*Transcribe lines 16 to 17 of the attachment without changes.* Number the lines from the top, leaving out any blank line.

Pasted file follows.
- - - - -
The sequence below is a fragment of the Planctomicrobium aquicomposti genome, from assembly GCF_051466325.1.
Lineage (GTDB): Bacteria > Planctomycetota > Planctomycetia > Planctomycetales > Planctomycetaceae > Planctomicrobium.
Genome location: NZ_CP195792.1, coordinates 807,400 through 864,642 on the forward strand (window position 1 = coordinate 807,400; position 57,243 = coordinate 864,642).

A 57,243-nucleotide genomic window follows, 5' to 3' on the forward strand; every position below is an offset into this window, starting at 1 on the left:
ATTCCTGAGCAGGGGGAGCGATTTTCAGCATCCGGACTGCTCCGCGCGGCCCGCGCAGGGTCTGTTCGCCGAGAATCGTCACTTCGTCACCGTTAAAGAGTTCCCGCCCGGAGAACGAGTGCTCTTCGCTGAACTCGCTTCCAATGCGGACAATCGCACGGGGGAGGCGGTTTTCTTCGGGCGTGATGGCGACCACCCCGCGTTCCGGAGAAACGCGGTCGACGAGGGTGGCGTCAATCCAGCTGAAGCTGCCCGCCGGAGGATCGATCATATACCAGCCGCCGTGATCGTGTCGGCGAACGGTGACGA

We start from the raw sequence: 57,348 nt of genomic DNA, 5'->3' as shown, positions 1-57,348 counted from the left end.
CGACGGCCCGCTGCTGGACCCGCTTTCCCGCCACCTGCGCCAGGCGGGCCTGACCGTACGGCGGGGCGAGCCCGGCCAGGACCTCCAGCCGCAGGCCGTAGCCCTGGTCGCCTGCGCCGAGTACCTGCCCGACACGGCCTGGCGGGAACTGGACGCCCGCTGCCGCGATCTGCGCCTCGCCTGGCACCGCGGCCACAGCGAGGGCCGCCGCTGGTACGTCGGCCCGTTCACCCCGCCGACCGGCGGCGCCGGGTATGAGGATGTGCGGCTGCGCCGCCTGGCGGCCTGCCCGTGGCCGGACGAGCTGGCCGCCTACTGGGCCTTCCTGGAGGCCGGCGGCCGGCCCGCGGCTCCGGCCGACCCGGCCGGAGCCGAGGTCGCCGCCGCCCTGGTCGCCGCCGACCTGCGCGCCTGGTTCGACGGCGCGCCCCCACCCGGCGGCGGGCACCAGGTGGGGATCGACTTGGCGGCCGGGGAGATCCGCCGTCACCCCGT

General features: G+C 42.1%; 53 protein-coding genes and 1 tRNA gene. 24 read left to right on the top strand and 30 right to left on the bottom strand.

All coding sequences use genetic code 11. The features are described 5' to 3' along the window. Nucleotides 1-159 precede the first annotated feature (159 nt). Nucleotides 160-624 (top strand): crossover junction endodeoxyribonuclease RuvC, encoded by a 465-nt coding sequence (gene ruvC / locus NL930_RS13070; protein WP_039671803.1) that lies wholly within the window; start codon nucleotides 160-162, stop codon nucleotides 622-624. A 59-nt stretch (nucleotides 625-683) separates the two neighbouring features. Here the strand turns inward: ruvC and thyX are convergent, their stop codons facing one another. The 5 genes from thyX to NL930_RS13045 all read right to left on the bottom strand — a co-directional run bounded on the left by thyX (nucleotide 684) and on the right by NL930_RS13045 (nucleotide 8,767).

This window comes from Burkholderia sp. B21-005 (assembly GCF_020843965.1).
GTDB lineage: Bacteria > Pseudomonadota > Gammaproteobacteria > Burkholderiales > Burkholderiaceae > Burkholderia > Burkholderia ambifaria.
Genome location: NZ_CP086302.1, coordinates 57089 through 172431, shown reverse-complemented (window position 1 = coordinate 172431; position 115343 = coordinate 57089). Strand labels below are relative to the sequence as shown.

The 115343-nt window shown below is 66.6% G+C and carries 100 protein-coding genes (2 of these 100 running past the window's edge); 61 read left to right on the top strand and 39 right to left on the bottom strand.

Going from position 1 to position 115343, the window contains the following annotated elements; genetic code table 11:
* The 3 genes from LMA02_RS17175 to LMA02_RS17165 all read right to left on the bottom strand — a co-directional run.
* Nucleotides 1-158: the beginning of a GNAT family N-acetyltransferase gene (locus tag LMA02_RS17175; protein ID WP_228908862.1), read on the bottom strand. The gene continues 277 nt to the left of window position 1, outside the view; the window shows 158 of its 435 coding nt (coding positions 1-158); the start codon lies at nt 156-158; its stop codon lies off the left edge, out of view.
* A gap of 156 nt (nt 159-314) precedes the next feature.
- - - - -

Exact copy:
* Nucleotides 1-158: the beginning of a GNAT family N-acetyltransferase gene (locus tag LMA02_RS17175; protein ID WP_228908862.1), read on the bottom strand. The gene continues 277 nt to the left of window position 1, outside the view; the window shows 158 of its 435 coding nt (coding positions 1-158); the start codon lies at nt 156-158; its stop codon lies off the left edge, out of view.
* A gap of 156 nt (nt 159-314) precedes the next feature.